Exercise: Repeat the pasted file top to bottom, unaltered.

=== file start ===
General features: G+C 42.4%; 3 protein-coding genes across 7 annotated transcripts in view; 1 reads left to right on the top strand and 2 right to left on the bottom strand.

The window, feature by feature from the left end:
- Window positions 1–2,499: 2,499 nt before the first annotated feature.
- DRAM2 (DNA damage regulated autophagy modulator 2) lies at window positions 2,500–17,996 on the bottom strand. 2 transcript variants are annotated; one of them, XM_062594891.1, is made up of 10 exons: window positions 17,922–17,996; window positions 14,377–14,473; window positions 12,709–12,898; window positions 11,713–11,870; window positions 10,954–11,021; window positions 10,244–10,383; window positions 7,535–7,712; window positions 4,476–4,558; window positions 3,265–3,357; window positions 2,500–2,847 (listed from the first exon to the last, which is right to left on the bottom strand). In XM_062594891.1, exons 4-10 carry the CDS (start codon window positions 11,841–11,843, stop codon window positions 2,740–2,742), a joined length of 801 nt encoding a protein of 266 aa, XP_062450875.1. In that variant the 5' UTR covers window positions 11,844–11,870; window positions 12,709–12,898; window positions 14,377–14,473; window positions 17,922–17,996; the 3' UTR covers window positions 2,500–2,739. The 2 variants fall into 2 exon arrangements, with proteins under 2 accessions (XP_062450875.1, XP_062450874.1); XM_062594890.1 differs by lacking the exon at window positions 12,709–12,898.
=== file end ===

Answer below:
General features: G+C 42.4%; 3 protein-coding genes across 7 annotated transcripts in view; 1 reads left to right on the top strand and 2 right to left on the bottom strand.

The window, feature by feature from the left end:
- Window positions 1–2,499: 2,499 nt before the first annotated feature.
- DRAM2 (DNA damage regulated autophagy modulator 2) lies at window positions 2,500–17,996 on the bottom strand. 2 transcript variants are annotated; one of them, XM_062594891.1, is made up of 10 exons: window positions 17,922–17,996; window positions 14,377–14,473; window positions 12,709–12,898; window positions 11,713–11,870; window positions 10,954–11,021; window positions 10,244–10,383; window positions 7,535–7,712; window positions 4,476–4,558; window positions 3,265–3,357; window positions 2,500–2,847 (listed from the first exon to the last, which is right to left on the bottom strand). In XM_062594891.1, exons 4-10 carry the CDS (start codon window positions 11,841–11,843, stop codon window positions 2,740–2,742), a joined length of 801 nt encoding a protein of 266 aa, XP_062450875.1. In that variant the 5' UTR covers window positions 11,844–11,870; window positions 12,709–12,898; window positions 14,377–14,473; window positions 17,922–17,996; the 3' UTR covers window positions 2,500–2,739. The 2 variants fall into 2 exon arrangements, with proteins under 2 accessions (XP_062450875.1, XP_062450874.1); XM_062594890.1 differs by lacking the exon at window positions 12,709–12,898.